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Interview | APROPOS X PartyParty: Process is Political

Chiara Rosselli, Executive Director, APROPOS



The APROPOS Group is a non-profit, politically neutral think tank. They operate out of Berlin and Rome in the field of democratic innovation, and specialise in the development and implementation of process design methods for the political sphere. The all-female operational team is led by Executive Director Chiara Rosselli, who also heads the Open European Dialogue, an initiative that tries to change the way policy makers across Europe talk with each other.


PartyParty Founder and Publisher Josef Lentsch spoke with Chiara Rosselli about the role of process in politics.


Josef: What is the problem that you want to tackle in politics?


Chiara: The absence of constructive political dialogue spaces. Dialogue to me is the most threatened instrument of democracy that we have right now, our inability to talk to one another is staggering. We don’t like each other. Even people like ourselves who preach that we are trying to uplift dialogue in our personal lives, struggle to sit around the table, and listen to people with different opinions. We have to work on this muscle, this muscle that represents what democracy is all about, which is the compromise of different points of view. And I feel we have forgotten that democracy is not just about arriving at a better policy solution, faster and with more data. This approach overlooks the whole issue of democratic cohesion: how do you live together when you are different?


“Dialogue is the most threatened instrument of democracy”


Josef: So how did you come up with a think tank that focuses on process design in politics as a solution to that?


Chiara: My early career was spent in think tanks  across Europe. I worked in Paris, Rome, Berlin and Brussels. In the mid-2010s, we were hit by the multiple crises of austerity and refugees . Across the news there would be exchanges along the lines of the German media asking Greek politicians to sell their islands in order to repay for their debt and, of course, retaliation from the Greeks in terms of asking for World War Two reparations.

That was a moment in time where we saw that there was a need to take a step back and assess what was happening at the level of the political dialogue culture that was developing within Europe. And in 2015 I encountered this project that at the time was called the Mercator European Dialogue, and took over its leadership. It was an initiative to bring together politicians across borders and party lines, face to face, to see whether there was a different way of having a political conversation that would lead to better results.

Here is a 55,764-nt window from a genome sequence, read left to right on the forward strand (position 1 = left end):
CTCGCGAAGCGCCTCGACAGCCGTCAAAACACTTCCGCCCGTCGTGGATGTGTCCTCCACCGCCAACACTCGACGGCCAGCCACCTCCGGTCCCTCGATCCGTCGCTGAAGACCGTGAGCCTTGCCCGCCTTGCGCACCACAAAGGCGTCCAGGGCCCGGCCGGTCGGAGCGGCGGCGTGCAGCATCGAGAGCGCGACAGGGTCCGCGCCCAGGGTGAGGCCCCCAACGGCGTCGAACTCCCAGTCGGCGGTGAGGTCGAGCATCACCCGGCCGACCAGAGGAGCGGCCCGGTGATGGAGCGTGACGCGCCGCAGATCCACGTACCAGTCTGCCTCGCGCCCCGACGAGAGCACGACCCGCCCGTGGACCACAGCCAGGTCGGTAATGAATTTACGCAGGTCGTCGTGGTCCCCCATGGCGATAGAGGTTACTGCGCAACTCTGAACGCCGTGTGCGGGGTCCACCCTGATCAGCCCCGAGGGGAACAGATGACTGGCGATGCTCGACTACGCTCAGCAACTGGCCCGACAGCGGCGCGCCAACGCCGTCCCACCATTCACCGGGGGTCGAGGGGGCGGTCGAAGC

Josef: How many policy makers participated in the Open European Dialogue over the years and from how many countries?


Chiara: We started in 2016 with 25 members of parliament from 19 member states. Now, our latest dialogue brought together 70 MPs from 29 states–including adjacent regions of the EU. Over the last eight years, we have had hundreds of MPs participating. 


Josef: How did you get people to actually sign up to this? All those people you work with are pressed for time. What was your pitch to convince them that they should engage with that?


Chiara: It was, frankly, a very uphill battle at the beginning. I think we ultimately managed because the level of discourse was so blatantly dramatic, and the policy makers were longing for a constructive face to face exchange across party lines, but there was nothing on offer.


Josef: Can you give us an example of the impact your work has had?


Chiara: We have the testimonial of an alumna of the Open European Dialogue and former chairwoman of the European Affairs committee in her country, who took inspiration from some of the methods we use within our dialogue space, like introducing external expertise into the discussions of their parliamentary committee and the use of topic rapporteurs. And she shared how immediately this had an impact on the quality of the political discourse. There were less direct attacks from the opposition on the government, and there was more focus on the material rather than who was proposing the policy and why.


And this, it’s important to underline, was something that she was able to introduce essentially overnight and did not require a massive change of an institutional structure. The practice of process design, which we are specialising in at APROPOS, is about such changes. It’s about thinking through and dedicating some time to how we can change political dialogue and decision making spaces so that we can encourage participants to have more constructive conversations. 


Josef: Is there a specific methodology that you use?


Chiara: Our methods pull from different approaches, from design thinking, to moderation and facilitation techniques, and the list keeps growing. These approaches come together under what we call the practice of Political Process Design. Which is an approach through which we instil intentionality into the processes that regulate our dialogue and decision-making spaces.  


We use a framework we call the Three P’s – purpose, process and people to design spaces that we understand as fit-for-purpose. Do you have the right people and the right process to achieve your purpose? Are these three essential components of your design aligned?


These are some of the questions that guide our methodology. And we’ve understood that through those levers you can access certain components of trust, such as empathy, competence and authenticity. 


Josef: What was your path from heading a programme to founding your own organisation?


Chiara: Over time we started getting more and more recognition for this work, like in 2021, when the OECD recognised it a global best practice for political collaboration and innovation across borders. So we realised that there was more to our parliamentary dialogue programme, which we felt was important to share with the wider political community. And that’s where APROPOS was born. The acronym stands for “advancing process in politics”. It’s the first think tank – that we know of – that has political process design as a unique focus of its work.